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Letter: Answer is in the wind

Re “Vt. Yankee shutdown makes matters worse” (Monitor Forum, Sept. 5):

While Marc Brown acknowledges the New England ISO identifies over-dependence on natural gas as a “strategic challenge,” he ignores the solution that’s already readily available: adding more wind power.

Wind provides more than 20 percent of the electricity needs in several states, according to the Department of Energy, and the main grid in Colorado has relied on wind for up to 55 percent of its electricity. While transmission upgrades in New England are needed to accommodate wind resources of similar scale, other regions are adding new power lines to get the benefits of wind. Wind power is making headlines for its increased affordability (costs have dropped more than 50 percent over the last four years) and because it offers long-term, stable prices, which act as a hedge against fossil fuel prices in the same way a 30-year mortgage provides protection from interest rate spikes.

Oklahoma Gas & Electric says adding “wind energy provides OG&E customers with a hedge against higher and volatile fuel prices. . . . (A newly planned wind project) will provide an estimated $268 million of production cost savings over the first five years.” Those savings are passed on to ratepayers.

For example, a 2010 New England Wind Integration Study found that wholesale electricity prices would decline anywhere from $5 per MWh to $11 per MWh if the region generated 20 percent of its power from wind, depending on which sites were used for wind production. Because of the reliability and affordability wind power provides, it’s the right solution right now for New England.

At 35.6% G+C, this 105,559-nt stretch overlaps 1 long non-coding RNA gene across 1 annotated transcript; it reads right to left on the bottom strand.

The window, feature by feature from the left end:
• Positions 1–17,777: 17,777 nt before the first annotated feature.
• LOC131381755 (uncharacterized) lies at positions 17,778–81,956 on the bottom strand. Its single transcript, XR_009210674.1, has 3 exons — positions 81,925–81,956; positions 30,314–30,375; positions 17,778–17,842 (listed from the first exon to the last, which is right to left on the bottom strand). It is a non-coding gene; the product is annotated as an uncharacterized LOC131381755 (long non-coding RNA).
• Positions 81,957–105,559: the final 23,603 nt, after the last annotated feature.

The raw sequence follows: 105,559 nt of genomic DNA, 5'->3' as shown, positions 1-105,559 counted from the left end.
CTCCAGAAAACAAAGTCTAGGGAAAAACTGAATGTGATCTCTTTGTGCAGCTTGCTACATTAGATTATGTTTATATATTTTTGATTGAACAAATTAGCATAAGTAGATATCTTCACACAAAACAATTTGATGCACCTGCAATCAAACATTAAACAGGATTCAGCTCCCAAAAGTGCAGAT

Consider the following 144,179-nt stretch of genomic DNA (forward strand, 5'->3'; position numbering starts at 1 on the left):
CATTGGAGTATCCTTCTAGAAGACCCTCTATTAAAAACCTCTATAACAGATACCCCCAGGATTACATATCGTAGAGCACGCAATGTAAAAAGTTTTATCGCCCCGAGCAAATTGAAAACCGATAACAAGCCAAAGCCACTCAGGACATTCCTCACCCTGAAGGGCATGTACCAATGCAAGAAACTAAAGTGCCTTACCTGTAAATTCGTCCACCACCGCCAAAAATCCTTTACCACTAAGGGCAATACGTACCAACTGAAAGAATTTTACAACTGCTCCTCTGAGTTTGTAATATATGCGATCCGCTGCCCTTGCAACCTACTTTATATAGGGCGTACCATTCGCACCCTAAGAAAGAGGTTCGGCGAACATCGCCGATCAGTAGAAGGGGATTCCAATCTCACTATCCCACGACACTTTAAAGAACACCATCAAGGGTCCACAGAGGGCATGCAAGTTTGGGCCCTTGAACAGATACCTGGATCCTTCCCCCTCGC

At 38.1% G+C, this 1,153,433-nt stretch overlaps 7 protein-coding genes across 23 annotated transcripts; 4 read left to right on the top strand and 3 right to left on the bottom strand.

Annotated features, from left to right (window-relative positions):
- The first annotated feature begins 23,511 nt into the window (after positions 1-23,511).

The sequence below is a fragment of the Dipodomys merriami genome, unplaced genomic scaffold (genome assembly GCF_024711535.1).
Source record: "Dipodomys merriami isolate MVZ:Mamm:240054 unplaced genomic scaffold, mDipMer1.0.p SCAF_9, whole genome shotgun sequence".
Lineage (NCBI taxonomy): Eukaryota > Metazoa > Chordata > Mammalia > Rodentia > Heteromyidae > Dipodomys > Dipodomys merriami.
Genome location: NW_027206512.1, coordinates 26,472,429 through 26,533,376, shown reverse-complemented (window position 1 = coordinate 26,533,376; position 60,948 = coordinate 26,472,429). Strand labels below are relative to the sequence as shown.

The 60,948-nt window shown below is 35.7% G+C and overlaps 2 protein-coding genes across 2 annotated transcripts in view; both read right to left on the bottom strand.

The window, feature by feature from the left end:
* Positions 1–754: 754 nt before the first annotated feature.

TOM VINSON

Washington, D.C.

(The writer is senior director of federal regulatory affairs for the American Wind Energy Association.)

I believe we need to initiate serious long-term study on wind power and potential downsides. Like our body, the planet has important circulatory systems. In the body if you slow down the flow of blood the tissues suffer. If the lymphatic system is inhibited toxic substances are backed up into the cells and there are more examples. The planet has important Deepwater and aquifer circulatory systems. Deeper in the planet magma flows. We know how critical the jet streams another when flow’s art to the weather and to our existence. Now we have windfarms popping up all of the planet and each one of these when generators is taking energy away from wind circulation to make electricity. What happens if we subtract energy from when flow? I assume a little would have no discernible effect of what happens when we start to transfer energy away from the wind on a large scale? Are we perhaps tampering with something that we need to know more about?

"While transmission upgrades in New England are needed to accommodate wind resources of similar scale, other regions are adding new power lines to get the benefits of wind." New power lines??? Oh..the horror.

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